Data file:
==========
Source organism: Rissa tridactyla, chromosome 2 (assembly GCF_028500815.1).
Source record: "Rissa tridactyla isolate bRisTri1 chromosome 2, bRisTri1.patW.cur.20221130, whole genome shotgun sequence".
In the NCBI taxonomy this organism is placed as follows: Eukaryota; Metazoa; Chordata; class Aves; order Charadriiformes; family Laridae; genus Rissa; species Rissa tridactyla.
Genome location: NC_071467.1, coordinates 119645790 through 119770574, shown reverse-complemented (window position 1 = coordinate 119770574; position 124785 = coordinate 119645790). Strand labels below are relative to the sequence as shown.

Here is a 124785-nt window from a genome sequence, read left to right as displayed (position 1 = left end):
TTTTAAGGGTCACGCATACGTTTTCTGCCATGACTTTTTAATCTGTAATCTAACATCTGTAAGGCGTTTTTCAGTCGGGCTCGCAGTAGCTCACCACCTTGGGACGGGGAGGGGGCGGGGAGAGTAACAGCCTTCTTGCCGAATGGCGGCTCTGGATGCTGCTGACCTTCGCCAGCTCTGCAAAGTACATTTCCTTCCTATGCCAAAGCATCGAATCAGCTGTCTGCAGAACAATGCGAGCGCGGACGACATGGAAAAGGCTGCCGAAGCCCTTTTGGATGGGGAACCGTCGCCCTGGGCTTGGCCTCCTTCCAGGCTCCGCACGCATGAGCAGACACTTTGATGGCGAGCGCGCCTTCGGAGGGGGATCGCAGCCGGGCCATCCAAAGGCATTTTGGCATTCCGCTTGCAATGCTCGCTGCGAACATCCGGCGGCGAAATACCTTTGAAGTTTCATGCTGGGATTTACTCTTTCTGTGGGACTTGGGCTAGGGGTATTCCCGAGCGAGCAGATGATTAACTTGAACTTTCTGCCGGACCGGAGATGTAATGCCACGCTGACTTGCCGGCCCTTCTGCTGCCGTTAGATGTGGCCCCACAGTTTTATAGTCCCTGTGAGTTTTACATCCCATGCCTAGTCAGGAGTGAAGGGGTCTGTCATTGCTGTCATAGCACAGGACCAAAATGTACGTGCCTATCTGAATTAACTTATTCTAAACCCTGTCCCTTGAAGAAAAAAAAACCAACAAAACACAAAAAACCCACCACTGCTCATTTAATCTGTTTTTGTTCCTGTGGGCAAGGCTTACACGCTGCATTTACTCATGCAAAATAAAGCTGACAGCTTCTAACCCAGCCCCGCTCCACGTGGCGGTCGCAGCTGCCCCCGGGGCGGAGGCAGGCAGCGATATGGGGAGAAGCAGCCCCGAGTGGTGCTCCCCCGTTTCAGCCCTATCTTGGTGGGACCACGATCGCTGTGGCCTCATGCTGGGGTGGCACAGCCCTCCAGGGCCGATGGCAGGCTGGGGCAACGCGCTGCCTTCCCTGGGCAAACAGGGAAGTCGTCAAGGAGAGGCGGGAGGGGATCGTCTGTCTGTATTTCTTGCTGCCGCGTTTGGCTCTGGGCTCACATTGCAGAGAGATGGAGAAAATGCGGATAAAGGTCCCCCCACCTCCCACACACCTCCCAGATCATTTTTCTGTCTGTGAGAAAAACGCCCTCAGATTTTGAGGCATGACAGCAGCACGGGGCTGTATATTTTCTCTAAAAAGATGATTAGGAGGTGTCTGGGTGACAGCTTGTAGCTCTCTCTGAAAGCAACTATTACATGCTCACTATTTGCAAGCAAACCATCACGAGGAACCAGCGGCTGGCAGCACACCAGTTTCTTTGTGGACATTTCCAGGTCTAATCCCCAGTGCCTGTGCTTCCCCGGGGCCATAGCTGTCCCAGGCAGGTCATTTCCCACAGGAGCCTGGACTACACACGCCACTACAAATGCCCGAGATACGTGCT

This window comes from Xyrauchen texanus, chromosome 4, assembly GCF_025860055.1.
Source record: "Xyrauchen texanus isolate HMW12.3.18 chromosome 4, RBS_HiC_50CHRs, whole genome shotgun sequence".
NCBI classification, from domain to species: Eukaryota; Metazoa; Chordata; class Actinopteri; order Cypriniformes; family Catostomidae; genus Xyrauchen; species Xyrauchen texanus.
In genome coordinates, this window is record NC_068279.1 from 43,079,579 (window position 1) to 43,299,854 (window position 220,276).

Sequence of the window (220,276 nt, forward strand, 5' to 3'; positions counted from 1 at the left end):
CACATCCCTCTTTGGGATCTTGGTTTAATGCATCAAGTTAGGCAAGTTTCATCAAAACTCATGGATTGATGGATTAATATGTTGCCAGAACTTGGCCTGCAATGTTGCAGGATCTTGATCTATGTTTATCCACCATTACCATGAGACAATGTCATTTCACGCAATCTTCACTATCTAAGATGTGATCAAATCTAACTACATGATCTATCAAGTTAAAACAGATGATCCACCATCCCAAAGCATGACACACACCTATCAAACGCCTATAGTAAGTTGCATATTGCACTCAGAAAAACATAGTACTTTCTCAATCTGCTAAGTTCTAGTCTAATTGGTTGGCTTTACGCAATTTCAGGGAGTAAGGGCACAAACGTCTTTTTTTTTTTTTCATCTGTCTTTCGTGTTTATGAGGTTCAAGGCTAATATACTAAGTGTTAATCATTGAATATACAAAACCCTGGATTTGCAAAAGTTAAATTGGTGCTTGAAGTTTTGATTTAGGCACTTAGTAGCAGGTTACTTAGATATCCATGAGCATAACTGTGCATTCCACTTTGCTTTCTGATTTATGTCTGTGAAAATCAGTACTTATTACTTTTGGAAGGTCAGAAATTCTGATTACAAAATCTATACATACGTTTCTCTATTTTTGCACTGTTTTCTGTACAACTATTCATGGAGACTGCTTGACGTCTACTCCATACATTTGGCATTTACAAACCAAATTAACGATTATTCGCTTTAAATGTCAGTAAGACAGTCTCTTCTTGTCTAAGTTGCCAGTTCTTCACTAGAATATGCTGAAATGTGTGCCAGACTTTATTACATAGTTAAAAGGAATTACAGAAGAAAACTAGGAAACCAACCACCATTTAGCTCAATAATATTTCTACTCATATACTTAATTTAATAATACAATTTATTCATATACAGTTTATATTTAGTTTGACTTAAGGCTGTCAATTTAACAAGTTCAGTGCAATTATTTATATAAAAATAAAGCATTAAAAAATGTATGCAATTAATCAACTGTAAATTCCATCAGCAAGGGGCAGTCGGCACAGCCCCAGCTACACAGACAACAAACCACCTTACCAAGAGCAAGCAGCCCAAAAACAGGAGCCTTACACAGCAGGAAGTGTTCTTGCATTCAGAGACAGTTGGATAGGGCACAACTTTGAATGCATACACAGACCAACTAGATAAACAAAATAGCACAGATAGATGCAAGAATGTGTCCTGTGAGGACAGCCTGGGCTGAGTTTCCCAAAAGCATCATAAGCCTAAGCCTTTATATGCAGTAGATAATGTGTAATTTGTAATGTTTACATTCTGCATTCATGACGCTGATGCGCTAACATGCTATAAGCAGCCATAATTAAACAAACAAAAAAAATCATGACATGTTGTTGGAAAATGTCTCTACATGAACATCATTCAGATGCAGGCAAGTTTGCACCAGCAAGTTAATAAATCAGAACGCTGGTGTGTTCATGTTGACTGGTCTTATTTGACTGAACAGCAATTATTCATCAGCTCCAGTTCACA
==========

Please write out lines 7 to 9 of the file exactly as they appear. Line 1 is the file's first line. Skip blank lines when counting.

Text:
This window comes from Xyrauchen texanus, chromosome 4, assembly GCF_025860055.1.
Source record: "Xyrauchen texanus isolate HMW12.3.18 chromosome 4, RBS_HiC_50CHRs, whole genome shotgun sequence".
NCBI classification, from domain to species: Eukaryota; Metazoa; Chordata; class Actinopteri; order Cypriniformes; family Catostomidae; genus Xyrauchen; species Xyrauchen texanus.